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Origin of new Measures

On 2 February 2024, the UK Department for Environment Food & Rural Affairs (DEFRA) announced the opening of a public consultation on a proposed regulation, known as The Marking of Retail Goods Regulations 2024. This initiative is part of the implementation of the Windsor Framework, an agreement governing the trading relationship between the United Kingdom and the European Union after Brexit.
The new labelling involves the affixing of labels with the words “Not for EU” on the packaging of some agri-food products, with the aim of preventing them from arriving in EU countries, such as the Republic of Ireland, from Northern Ireland.
In agreement with the United Kingdom, the EU has made the “Not for EU” label a legal requirement under “Regulation (EU) 2023/1231 of the European Parliament and of the Council of 14 June 2023 on specific rules relating to the entry into Northern Ireland from other parts of the United Kingdom of certain consignments of retail goods, plants for planting, seed potatoes, machinery and certain vehicles operated for agricultural or forestry purposes, as well as non-commercial movements of certain pet animals into Northern Ireland”.

Who is involved

The new measures will affect manufacturers, distributors and retailers of certain pre-packaged retail products in UK, with a particular focus on goods crossing the border between Northern Ireland and Great Britain.

Details on the New “Not for EU” Labels

Entry into force

The new labelling requirements are introduced in 3 phases from October 2023 to July 2025.

  • Phase 1: From 1 October 2023 all meat and some dairy products moving from Great Britain to Northern Ireland will need to be labelled.
    In this phase, only products moving into Northern Ireland under the Northern Ireland Retail Movement Scheme will need to meet the labelling requirements.
  • Phase 2: From 1 October 2024, in addition to the Phase 1 products, all milk and dairy products moving to Northern Ireland under the Northern Ireland Retail Movement Scheme will need to be individually labelled.
    In this phase, all meat and dairy products in Great Britain (England, Scotland and Wales) will also have to be individually labelled.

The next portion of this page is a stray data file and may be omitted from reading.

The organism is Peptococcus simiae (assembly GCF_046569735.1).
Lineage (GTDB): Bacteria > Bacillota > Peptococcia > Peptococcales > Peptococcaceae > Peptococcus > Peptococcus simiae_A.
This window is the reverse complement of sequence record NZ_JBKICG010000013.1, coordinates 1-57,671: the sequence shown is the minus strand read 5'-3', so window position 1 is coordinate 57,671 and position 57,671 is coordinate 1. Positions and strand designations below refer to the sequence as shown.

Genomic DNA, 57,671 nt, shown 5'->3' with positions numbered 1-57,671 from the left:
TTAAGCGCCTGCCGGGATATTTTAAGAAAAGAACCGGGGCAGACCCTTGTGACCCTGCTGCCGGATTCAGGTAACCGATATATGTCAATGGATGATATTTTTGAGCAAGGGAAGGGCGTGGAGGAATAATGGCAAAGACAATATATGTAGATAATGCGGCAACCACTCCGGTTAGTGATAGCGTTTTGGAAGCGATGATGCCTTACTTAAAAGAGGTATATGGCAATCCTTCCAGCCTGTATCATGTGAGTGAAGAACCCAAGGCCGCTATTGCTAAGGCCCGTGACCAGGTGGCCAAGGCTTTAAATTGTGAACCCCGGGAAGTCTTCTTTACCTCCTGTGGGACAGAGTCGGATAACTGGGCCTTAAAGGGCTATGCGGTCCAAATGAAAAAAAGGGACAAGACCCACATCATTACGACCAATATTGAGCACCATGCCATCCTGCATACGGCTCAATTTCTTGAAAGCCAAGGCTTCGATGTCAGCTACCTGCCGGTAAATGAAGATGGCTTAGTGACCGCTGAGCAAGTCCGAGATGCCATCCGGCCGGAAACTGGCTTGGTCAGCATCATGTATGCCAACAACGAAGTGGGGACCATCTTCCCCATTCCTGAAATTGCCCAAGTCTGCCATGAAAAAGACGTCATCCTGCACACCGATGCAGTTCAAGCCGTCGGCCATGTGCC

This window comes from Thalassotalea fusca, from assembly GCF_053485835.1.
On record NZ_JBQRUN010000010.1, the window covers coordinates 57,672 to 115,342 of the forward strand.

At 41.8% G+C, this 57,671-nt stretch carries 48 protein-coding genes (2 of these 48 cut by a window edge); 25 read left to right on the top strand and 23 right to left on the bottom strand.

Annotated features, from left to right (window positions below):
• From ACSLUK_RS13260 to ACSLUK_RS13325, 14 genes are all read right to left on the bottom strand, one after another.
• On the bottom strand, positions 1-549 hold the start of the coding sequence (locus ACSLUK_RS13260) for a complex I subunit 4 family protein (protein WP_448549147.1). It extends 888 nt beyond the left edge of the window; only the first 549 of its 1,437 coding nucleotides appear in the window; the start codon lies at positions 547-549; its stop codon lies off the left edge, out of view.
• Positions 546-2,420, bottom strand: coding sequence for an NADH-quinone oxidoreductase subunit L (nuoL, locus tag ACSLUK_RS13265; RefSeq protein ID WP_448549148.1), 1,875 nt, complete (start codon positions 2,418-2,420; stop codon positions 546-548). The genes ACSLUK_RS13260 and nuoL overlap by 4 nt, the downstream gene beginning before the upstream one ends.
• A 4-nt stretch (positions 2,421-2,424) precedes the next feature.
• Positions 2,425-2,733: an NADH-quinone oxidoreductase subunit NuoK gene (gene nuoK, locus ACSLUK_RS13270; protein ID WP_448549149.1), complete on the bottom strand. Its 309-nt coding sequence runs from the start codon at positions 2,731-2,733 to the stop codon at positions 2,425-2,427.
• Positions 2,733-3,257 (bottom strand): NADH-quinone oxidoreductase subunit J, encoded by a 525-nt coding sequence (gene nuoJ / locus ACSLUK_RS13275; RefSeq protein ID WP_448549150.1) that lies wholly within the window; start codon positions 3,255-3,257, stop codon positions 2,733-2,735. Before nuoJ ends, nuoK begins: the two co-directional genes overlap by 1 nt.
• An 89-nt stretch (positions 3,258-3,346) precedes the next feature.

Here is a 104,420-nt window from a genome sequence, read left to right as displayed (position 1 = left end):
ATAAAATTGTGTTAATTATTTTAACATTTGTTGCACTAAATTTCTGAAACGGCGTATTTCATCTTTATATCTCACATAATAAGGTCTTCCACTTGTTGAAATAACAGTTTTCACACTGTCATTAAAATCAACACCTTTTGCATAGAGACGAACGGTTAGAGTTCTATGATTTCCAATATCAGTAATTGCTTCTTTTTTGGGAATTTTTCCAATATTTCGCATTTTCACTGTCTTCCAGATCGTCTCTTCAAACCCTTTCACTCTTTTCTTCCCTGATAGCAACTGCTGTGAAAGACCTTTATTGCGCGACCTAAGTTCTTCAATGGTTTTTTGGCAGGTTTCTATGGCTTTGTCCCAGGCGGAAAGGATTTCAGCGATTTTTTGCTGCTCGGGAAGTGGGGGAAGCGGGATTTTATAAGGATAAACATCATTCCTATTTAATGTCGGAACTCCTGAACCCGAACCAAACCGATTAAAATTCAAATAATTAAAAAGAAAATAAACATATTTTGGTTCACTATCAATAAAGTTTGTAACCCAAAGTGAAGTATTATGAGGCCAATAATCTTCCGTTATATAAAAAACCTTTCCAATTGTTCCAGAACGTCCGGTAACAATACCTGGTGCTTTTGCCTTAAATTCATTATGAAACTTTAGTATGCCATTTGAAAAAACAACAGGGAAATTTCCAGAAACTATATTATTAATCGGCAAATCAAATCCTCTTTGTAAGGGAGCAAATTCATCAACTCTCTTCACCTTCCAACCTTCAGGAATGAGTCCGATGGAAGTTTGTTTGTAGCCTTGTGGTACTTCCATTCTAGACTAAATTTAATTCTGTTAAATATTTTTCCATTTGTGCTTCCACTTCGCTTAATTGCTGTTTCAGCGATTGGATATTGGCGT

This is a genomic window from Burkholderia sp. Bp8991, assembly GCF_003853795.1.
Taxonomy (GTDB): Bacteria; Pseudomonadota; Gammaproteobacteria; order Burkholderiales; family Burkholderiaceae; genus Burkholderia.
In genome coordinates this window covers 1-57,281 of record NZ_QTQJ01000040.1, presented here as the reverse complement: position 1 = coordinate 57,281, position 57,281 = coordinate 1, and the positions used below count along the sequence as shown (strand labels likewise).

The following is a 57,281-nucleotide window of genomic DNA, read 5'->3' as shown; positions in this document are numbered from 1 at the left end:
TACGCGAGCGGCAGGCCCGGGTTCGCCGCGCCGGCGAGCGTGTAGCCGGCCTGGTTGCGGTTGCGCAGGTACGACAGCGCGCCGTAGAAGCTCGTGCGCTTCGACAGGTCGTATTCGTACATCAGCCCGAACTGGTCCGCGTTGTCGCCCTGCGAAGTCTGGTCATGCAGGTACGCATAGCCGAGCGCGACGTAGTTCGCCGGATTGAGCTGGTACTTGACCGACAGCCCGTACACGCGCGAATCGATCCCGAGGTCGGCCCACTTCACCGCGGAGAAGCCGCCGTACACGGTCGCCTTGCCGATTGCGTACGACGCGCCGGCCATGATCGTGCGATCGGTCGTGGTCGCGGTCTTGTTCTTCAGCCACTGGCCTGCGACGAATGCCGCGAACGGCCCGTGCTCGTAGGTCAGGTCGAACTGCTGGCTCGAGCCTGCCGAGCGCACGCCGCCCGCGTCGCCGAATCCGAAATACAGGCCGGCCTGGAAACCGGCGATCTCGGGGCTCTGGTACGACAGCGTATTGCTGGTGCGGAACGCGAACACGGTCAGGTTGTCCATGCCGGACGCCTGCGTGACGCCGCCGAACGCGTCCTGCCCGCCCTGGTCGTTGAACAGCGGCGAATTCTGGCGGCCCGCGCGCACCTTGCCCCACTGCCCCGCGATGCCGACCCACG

• Phase 3: From 1 July 2025, composite products, fruit, vegetables and fish moving to Northern Ireland under the Northern Ireland Retail Movement Scheme will also need to be individually labelled.
    The same products in Great Britain (England, Scotland and Wales) should also be individually labelled.


An important exception is for qualifying goods from Northern Ireland, which will be exempt from the labelling requirement if in free circulation before moving to Great Britain. Furthermore, the regulation provides for a transitional phase for some products already placed on the market.

Implications for Producers and Consumers

For Producers

Manufacturers will need to adapt to these new regulations, potentially facing logistical and financial challenges to ensure all products meet labelling requirements on time.

For Consumers

Consumers will benefit from greater transparency regarding the origin of the products they purchase, allowing them to make more informed choices based on labeling information.

Industry Reactions and Answers

Support and Criticism

While some stakeholders welcome the introduction of clearer rules, others express concerns about potential burdens on small businesses and additional complexity in supply chains.
From a consumer perspective, moreover, this labelling system, which already entered into force in Northern Ireland in 2023, generated confusion as buyers wonder whether the food products on which the “Not for EU” labels are affixed are of lower quality or do not comply with EU regulations, although they simply indicate that the products are intended to remain in the UK market and do not refer to products that do not meet EU standards.

Consultation Process

DEFRA invited producers, distributors, retailers and consumers to participate in the public consultation, providing an opportunity to influence the decision-making process and ensure that the final regulation is balanced and achievable.


This action of the United Kingdom reflects the continuing evolution of its post-brexit regulatory framework, underlining the importance of clearly defining trade rules and labelling in a context of changing relations with the EU. The new “Not for EU” labelling regulation is a significant step in this direction, with profound implications for producers, distributors and consumers.

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